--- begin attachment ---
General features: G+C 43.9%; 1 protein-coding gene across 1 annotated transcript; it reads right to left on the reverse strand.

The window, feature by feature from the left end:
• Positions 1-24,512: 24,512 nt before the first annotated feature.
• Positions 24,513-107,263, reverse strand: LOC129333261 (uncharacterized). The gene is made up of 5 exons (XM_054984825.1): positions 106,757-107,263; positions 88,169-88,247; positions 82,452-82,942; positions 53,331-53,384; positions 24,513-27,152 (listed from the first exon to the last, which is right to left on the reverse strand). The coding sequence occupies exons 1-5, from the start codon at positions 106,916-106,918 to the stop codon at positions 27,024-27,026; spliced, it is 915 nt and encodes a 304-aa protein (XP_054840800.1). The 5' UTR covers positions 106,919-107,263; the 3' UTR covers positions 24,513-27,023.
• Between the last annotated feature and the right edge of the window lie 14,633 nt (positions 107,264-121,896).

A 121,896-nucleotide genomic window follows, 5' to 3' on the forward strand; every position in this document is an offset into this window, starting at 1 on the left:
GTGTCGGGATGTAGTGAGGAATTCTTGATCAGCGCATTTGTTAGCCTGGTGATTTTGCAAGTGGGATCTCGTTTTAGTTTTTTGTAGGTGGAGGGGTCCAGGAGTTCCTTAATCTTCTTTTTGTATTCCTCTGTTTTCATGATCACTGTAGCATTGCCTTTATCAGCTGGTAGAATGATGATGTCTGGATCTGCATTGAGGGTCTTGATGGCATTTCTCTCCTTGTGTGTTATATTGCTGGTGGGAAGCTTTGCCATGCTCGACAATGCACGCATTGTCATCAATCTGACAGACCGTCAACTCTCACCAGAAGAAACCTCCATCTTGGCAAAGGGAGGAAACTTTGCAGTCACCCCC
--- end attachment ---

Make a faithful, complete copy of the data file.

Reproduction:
General features: G+C 43.9%; 1 protein-coding gene across 1 annotated transcript; it reads right to left on the reverse strand.

The window, feature by feature from the left end:
• Positions 1-24,512: 24,512 nt before the first annotated feature.
• Positions 24,513-107,263, reverse strand: LOC129333261 (uncharacterized). The gene is made up of 5 exons (XM_054984825.1): positions 106,757-107,263; positions 88,169-88,247; positions 82,452-82,942; positions 53,331-53,384; positions 24,513-27,152 (listed from the first exon to the last, which is right to left on the reverse strand). The coding sequence occupies exons 1-5, from the start codon at positions 106,916-106,918 to the stop codon at positions 27,024-27,026; spliced, it is 915 nt and encodes a 304-aa protein (XP_054840800.1). The 5' UTR covers positions 106,919-107,263; the 3' UTR covers positions 24,513-27,023.
• Between the last annotated feature and the right edge of the window lie 14,633 nt (positions 107,264-121,896).

A 121,896-nucleotide genomic window follows, 5' to 3' on the forward strand; every position in this document is an offset into this window, starting at 1 on the left:
GTGTCGGGATGTAGTGAGGAATTCTTGATCAGCGCATTTGTTAGCCTGGTGATTTTGCAAGTGGGATCTCGTTTTAGTTTTTTGTAGGTGGAGGGGTCCAGGAGTTCCTTAATCTTCTTTTTGTATTCCTCTGTTTTCATGATCACTGTAGCATTGCCTTTATCAGCTGGTAGAATGATGATGTCTGGATCTGCATTGAGGGTCTTGATGGCATTTCTCTCCTTGTGTGTTATATTGCTGGTGGGAAGCTTTGCCATGCTCGACAATGCACGCATTGTCATCAATCTGACAGACCGTCAACTCTCACCAGAAGAAACCTCCATCTTGGCAAAGGGAGGAAACTTTGCAGTCACCCCC